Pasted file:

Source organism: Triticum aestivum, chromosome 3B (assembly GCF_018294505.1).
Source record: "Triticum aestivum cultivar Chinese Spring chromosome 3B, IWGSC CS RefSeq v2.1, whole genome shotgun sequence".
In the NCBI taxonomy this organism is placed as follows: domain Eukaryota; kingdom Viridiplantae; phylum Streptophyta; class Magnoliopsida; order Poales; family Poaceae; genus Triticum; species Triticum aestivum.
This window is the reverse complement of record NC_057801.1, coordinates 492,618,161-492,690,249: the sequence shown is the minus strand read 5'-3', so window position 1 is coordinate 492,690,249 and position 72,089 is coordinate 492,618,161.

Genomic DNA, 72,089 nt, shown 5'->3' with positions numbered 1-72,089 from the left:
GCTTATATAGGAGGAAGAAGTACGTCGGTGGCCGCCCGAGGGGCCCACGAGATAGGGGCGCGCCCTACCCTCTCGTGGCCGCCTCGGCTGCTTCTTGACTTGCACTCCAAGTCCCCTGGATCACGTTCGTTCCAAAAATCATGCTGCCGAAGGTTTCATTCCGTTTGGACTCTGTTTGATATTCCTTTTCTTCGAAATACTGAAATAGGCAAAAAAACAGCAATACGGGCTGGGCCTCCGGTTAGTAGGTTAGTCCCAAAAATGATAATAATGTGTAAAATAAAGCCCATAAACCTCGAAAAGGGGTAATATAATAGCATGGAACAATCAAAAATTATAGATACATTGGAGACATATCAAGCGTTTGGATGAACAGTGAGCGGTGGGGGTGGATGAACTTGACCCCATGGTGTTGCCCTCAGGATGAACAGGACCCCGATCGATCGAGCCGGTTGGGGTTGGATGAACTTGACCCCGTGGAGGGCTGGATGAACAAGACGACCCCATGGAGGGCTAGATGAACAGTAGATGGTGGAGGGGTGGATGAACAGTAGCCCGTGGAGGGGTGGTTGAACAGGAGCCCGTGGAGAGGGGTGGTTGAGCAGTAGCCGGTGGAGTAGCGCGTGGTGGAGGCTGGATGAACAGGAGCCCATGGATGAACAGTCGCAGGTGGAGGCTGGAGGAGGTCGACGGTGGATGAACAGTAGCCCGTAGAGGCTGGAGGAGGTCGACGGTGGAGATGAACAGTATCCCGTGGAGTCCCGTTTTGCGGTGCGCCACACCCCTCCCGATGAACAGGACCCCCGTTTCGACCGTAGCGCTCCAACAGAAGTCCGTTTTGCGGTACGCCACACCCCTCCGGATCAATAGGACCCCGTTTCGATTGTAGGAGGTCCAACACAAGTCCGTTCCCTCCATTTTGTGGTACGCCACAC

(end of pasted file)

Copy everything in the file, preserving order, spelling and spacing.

Source organism: Triticum aestivum, chromosome 3B (assembly GCF_018294505.1).
Source record: "Triticum aestivum cultivar Chinese Spring chromosome 3B, IWGSC CS RefSeq v2.1, whole genome shotgun sequence".
In the NCBI taxonomy this organism is placed as follows: domain Eukaryota; kingdom Viridiplantae; phylum Streptophyta; class Magnoliopsida; order Poales; family Poaceae; genus Triticum; species Triticum aestivum.
This window is the reverse complement of record NC_057801.1, coordinates 492,618,161-492,690,249: the sequence shown is the minus strand read 5'-3', so window position 1 is coordinate 492,690,249 and position 72,089 is coordinate 492,618,161.

Genomic DNA, 72,089 nt, shown 5'->3' with positions numbered 1-72,089 from the left:
GCTTATATAGGAGGAAGAAGTACGTCGGTGGCCGCCCGAGGGGCCCACGAGATAGGGGCGCGCCCTACCCTCTCGTGGCCGCCTCGGCTGCTTCTTGACTTGCACTCCAAGTCCCCTGGATCACGTTCGTTCCAAAAATCATGCTGCCGAAGGTTTCATTCCGTTTGGACTCTGTTTGATATTCCTTTTCTTCGAAATACTGAAATAGGCAAAAAAACAGCAATACGGGCTGGGCCTCCGGTTAGTAGGTTAGTCCCAAAAATGATAATAATGTGTAAAATAAAGCCCATAAACCTCGAAAAGGGGTAATATAATAGCATGGAACAATCAAAAATTATAGATACATTGGAGACATATCAAGCGTTTGGATGAACAGTGAGCGGTGGGGGTGGATGAACTTGACCCCATGGTGTTGCCCTCAGGATGAACAGGACCCCGATCGATCGAGCCGGTTGGGGTTGGATGAACTTGACCCCGTGGAGGGCTGGATGAACAAGACGACCCCATGGAGGGCTAGATGAACAGTAGATGGTGGAGGGGTGGATGAACAGTAGCCCGTGGAGGGGTGGTTGAACAGGAGCCCGTGGAGAGGGGTGGTTGAGCAGTAGCCGGTGGAGTAGCGCGTGGTGGAGGCTGGATGAACAGGAGCCCATGGATGAACAGTCGCAGGTGGAGGCTGGAGGAGGTCGACGGTGGATGAACAGTAGCCCGTAGAGGCTGGAGGAGGTCGACGGTGGAGATGAACAGTATCCCGTGGAGTCCCGTTTTGCGGTGCGCCACACCCCTCCCGATGAACAGGACCCCCGTTTCGACCGTAGCGCTCCAACAGAAGTCCGTTTTGCGGTACGCCACACCCCTCCGGATCAATAGGACCCCGTTTCGATTGTAGGAGGTCCAACACAAGTCCGTTCCCTCCATTTTGTGGTACGCCACAC